Training for Alpine Objectives
Hey Steph, I have aspirations to head into the greater ranges to test my mettle and achieve some alpine goals. I don’t have many alpine routes on my resume and I struggle to keep up in deep snow or on steep slopes, particularly with male partners. That said, I move confidently on loose and exposed terrain, operate well at altitude, and can shoulder a heavy pack for long distances (I’m small but have always made a habit of taking half the weight!). I think I have some of the attributes necessary for alpine climbing, but know that my fitness is not where it needs to be.
My question for you is how you have prepared for alpine objectives like in Patagonia or the Karakoram? Do you follow a training regimen and how do you balance climbing fitness with cardio fitness? I have over a year to prepare for my next objective and want to be judicious about how I spend my free time, especially since I live in the city M-F and work full-time at a desk. I have read Training for the New Alpinism but would love to hear about your approach!
P.S. since I’m writing…I should say that you are an incredible inspiration to me not only in terms of climbing, but how to live meaningfully. Thank you for being a role model to so many and so openly sharing your life.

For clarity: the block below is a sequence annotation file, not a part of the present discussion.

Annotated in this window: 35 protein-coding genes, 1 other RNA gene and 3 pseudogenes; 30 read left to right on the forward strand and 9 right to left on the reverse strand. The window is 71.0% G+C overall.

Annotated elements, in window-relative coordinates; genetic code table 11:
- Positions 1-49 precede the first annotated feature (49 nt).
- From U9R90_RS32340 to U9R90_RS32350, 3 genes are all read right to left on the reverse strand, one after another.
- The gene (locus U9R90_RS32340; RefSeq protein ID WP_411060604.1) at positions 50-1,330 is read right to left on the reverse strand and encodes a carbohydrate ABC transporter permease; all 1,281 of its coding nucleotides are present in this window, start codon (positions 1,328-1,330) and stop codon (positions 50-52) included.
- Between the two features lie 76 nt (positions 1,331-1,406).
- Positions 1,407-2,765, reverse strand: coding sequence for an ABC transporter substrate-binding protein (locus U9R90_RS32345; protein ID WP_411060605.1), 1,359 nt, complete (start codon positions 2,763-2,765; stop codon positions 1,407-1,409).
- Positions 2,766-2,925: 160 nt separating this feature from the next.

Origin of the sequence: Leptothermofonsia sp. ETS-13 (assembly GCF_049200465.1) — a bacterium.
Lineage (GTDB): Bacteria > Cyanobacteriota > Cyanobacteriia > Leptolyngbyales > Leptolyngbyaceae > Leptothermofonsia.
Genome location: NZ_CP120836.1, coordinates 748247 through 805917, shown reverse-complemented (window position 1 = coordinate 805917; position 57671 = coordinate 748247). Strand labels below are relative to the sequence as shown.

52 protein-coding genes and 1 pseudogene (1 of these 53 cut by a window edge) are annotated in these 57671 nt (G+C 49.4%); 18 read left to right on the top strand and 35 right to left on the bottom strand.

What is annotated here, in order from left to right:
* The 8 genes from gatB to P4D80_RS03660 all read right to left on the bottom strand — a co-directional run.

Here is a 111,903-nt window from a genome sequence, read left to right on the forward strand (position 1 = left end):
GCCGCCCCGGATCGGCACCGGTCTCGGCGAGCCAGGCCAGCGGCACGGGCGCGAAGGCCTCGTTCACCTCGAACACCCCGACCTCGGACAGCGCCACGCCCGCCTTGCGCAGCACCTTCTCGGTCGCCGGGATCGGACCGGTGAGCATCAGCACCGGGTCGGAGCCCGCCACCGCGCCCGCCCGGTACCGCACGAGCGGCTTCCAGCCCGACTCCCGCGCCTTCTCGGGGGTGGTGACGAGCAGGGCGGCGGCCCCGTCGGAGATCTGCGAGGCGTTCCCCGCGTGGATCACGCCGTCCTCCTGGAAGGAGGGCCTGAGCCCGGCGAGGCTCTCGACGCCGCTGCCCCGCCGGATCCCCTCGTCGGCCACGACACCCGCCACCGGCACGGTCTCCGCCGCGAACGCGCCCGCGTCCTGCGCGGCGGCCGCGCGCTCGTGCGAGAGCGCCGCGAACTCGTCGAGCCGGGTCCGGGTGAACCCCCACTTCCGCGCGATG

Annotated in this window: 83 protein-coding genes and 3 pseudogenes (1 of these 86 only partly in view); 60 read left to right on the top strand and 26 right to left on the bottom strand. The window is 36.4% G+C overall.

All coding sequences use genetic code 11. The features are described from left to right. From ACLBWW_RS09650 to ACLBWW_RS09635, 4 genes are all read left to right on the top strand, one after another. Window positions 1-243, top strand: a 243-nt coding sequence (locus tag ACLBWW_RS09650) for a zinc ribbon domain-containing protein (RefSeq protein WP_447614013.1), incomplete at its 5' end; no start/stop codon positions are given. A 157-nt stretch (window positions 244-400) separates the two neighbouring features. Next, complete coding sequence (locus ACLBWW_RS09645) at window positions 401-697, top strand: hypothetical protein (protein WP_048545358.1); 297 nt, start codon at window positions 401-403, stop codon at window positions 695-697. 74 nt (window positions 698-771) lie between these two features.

Most of the activities I do seem to be 90% hiking uphill with a pack on and 10% the alleged activity itself. At my bodyweight (120 pounds), I feel pretty good with a 10-15 pound pack, but as soon as it gets over 15 pounds, it makes it a lot harder for me to carry up for long periods at a fast pace. So I have to focus hard on two things: first, getting the pack weight down as low as possible (more on that later). And second, training specifically for carrying things uphill. Trail running, peak bagging and nordic skiing are fun, but they really don’t give me the fitness I need for hiking up with weight so I don’t consider them training–those things are in the category of recreation/base fitness.
If I know I’m going on a trip where pack carrying is pretty much the main activity (alpine climbing, wingsuit BASE jumping), I change ALL my training focus to pack carrying 4-8 weeks before the trip. This is not completely fun (though it gets more fun as you get more fit) and it also represents a sacrifice because you’re going to lose rock climbing fitness both before and during your trip and have a hard re-entry for that after the trip–the curse of multi-sporting. But I have learned that if I don’t do this, I will suffer a lot on the trip, only getting in shape at the end when it’s time to leave which is REALLY annoying, and I’m also a lot less likely to succeed at my objectives, so I have to do it. The climbing is never the problem, it’s just the carrying things uphill.
In my Patagonia years, with the trip planned for January, I would stop desert climbing completely at the exact perfect climbing season (November and December…heartbreaker!) and drive up to the Lasal mountains every day to break trail uphill in showshoes (with poles) with a backpack of full water bottles and some good techno music in my earbuds. On the way down I would empty out the water bottles.